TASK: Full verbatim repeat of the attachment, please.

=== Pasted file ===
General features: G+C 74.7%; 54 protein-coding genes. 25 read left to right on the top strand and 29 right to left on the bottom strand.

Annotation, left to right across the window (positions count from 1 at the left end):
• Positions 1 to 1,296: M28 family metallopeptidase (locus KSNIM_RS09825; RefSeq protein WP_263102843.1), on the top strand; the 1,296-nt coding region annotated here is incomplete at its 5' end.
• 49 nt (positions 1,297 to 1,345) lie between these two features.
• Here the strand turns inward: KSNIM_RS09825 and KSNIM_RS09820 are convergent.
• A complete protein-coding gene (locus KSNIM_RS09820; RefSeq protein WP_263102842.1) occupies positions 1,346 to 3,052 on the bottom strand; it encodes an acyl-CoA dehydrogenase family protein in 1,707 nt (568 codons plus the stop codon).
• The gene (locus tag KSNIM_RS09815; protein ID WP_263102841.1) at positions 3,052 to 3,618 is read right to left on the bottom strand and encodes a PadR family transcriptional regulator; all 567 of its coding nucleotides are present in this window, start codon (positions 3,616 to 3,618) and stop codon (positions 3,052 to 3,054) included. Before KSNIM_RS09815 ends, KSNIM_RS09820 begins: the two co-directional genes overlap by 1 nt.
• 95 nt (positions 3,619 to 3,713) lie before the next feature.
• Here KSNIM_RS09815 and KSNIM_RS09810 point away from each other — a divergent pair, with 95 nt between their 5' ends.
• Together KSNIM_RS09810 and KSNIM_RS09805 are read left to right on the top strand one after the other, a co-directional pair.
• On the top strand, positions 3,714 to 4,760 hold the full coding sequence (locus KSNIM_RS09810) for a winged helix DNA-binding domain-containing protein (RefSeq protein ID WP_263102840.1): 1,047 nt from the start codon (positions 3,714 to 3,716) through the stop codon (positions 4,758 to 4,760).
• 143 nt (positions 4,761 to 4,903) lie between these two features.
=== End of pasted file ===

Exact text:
General features: G+C 74.7%; 54 protein-coding genes. 25 read left to right on the top strand and 29 right to left on the bottom strand.

Annotation, left to right across the window (positions count from 1 at the left end):
• Positions 1 to 1,296: M28 family metallopeptidase (locus KSNIM_RS09825; RefSeq protein WP_263102843.1), on the top strand; the 1,296-nt coding region annotated here is incomplete at its 5' end.
• 49 nt (positions 1,297 to 1,345) lie between these two features.
• Here the strand turns inward: KSNIM_RS09825 and KSNIM_RS09820 are convergent.
• A complete protein-coding gene (locus KSNIM_RS09820; RefSeq protein WP_263102842.1) occupies positions 1,346 to 3,052 on the bottom strand; it encodes an acyl-CoA dehydrogenase family protein in 1,707 nt (568 codons plus the stop codon).
• The gene (locus tag KSNIM_RS09815; protein ID WP_263102841.1) at positions 3,052 to 3,618 is read right to left on the bottom strand and encodes a PadR family transcriptional regulator; all 567 of its coding nucleotides are present in this window, start codon (positions 3,616 to 3,618) and stop codon (positions 3,052 to 3,054) included. Before KSNIM_RS09815 ends, KSNIM_RS09820 begins: the two co-directional genes overlap by 1 nt.
• 95 nt (positions 3,619 to 3,713) lie before the next feature.
• Here KSNIM_RS09815 and KSNIM_RS09810 point away from each other — a divergent pair, with 95 nt between their 5' ends.
• Together KSNIM_RS09810 and KSNIM_RS09805 are read left to right on the top strand one after the other, a co-directional pair.
• On the top strand, positions 3,714 to 4,760 hold the full coding sequence (locus KSNIM_RS09810) for a winged helix DNA-binding domain-containing protein (RefSeq protein ID WP_263102840.1): 1,047 nt from the start codon (positions 3,714 to 3,716) through the stop codon (positions 4,758 to 4,760).
• 143 nt (positions 4,761 to 4,903) lie between these two features.